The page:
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Tuesday, October 13, 2009

Café owner stabbed, handcuffed bundled into the car boot and kidnapped by five policemen

Date : 12th October 2009 FIRST REMINDER

Y.B Dato Seri Hishamuddin Hussein

Home Minister,

Aras 12 Block D 1,

Complex Kerajaan Fasa D, By Fax No: 03-8889 1613

Pusat Pentadbiran Kerajaan Persekutuan, By E-Mail :hishamuddin@moha.gov.my

62546 Putrajaya. By Post

Dear Sirs,

RE: Café owner stabbed, handcuffed bundled into the car boot and kidnapped by five policemen before

the very eyes of wife and four children. Inaction by Kajang police.

We act fo Madam Sheila Kaur A/P Banoor Singh and her family of No.50, Jalan Pahlawan, Bandar Mahkota Cheras, 56000 Selangor.

We refer to the above matter and to our earlier letter dated 02/09/09.

Our clilent instructs us that on 29/8/09 her husband Mr.Ravi Shanker A/L Ramasamy (40) was kidnapped, handcuffed, bundled into the car boot of a Proton Waja kidnapped and driven away by five Malay men who said they were policemen. When our client’s husband struggled to free himself, he was stabbed trice on the back and also his chest. To silence our client and her children who were screaming for help a parang was held on her neck. All this was were done before our clients and her four children’s very eyes in broad daylight in an open public place and in peaceful Malaysia which only a few years ago had prided period itself as about the safest countries in the world

Within about fifteen minutes our client had lodged a police report at the Kajang police station vide police report No 025410/09 dated 29/9/09. An All Points Bulletin was never immediately ordered to save our client’s husband. Our client had on their own accord traced the rented car company and provided the details of the drivers cum hirers and their particulars to the detectives for the Investigating Officer one Inspector Rina (019-611 3724)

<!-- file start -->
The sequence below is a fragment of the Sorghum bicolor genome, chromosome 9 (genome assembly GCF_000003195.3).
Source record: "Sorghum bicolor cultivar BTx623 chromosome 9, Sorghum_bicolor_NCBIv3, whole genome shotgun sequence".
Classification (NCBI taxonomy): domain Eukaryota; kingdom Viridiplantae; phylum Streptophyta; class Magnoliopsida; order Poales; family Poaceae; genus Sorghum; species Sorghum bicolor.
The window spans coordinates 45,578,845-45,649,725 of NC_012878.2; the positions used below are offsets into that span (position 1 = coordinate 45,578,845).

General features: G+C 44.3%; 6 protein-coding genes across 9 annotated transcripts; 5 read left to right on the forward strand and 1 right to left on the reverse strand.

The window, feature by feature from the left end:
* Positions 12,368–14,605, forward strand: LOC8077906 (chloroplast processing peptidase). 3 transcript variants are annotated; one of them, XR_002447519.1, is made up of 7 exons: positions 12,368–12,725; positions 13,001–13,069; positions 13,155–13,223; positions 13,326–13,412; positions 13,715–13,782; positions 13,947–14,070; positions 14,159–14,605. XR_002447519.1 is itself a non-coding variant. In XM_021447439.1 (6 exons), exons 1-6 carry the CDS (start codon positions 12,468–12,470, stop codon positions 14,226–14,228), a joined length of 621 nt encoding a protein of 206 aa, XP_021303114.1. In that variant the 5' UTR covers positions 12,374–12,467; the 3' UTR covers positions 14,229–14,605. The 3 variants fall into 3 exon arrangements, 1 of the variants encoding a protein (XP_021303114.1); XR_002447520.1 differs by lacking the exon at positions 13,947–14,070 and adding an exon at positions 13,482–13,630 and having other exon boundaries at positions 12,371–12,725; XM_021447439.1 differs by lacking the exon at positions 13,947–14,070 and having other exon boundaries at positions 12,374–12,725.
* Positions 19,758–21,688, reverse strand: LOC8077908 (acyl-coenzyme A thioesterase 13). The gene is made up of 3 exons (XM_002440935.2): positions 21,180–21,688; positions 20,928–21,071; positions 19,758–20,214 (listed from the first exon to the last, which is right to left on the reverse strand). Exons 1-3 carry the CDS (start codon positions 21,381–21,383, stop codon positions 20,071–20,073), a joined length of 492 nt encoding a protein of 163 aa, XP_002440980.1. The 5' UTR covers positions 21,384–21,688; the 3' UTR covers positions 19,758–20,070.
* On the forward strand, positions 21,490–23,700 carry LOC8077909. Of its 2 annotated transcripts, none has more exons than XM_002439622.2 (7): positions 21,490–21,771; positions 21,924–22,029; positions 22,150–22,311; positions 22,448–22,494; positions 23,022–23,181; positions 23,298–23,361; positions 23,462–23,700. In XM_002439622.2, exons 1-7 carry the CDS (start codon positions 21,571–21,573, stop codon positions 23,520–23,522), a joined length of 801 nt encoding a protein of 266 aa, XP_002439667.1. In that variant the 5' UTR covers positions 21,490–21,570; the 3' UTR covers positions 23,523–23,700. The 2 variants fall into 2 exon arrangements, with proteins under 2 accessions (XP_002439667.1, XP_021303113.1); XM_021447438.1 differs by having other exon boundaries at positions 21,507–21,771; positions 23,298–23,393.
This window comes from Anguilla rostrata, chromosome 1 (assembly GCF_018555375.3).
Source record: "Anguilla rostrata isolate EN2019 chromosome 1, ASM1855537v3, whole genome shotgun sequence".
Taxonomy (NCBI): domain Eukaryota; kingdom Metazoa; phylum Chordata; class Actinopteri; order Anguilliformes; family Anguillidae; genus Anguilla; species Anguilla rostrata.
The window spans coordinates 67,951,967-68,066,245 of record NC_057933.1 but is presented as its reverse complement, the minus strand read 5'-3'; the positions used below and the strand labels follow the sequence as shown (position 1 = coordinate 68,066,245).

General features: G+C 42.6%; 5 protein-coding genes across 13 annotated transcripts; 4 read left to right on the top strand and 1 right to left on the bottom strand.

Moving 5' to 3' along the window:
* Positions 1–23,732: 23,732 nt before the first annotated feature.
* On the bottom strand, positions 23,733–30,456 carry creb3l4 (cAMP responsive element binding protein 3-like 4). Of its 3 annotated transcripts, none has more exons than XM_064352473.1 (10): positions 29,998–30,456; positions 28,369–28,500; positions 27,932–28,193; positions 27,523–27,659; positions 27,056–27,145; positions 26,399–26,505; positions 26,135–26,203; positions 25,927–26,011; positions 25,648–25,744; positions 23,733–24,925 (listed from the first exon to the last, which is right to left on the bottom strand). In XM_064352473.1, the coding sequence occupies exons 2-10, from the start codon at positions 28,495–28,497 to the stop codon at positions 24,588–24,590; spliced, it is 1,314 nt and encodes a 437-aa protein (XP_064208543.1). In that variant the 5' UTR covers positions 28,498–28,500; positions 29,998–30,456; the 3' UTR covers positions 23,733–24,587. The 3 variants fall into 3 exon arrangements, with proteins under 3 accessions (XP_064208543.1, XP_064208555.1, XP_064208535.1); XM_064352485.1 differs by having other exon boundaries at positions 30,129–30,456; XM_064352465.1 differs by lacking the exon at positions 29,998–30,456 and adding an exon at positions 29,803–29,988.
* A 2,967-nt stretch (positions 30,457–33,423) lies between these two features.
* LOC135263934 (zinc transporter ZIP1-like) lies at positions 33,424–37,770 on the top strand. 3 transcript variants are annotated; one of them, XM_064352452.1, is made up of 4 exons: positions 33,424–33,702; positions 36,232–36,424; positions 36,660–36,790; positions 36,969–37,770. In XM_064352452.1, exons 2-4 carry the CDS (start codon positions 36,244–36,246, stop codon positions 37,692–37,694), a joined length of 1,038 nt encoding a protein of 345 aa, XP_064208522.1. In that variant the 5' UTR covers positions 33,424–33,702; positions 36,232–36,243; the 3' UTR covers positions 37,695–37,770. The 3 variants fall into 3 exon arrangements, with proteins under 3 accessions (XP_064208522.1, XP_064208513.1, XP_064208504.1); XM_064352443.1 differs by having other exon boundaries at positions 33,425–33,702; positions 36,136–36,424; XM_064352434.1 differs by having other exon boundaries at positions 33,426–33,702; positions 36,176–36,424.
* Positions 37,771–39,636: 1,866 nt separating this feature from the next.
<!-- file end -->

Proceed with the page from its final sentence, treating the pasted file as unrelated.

In May 2009, our client was arrested and detained by the police for three days for unknown reasons and then released.

The police had early this year also inquired from Prabakaran (police poured hot water and badly scalded the victim case) about the whereabouts of our client.

Another police officer who identified himself as one Inspector Nalla (016-930 9455) had been to our client’s café and had also telephoned our client and informed our client that our client’s husband’s body is at one place and then says that it is at another place.

When our client telephoned the Investigating Officer Inspector Rina (019-6113 724), she merely said that she was still waiting for the feedback on the rented car details (which had already been given by our client to her detectives) and other lame excuses.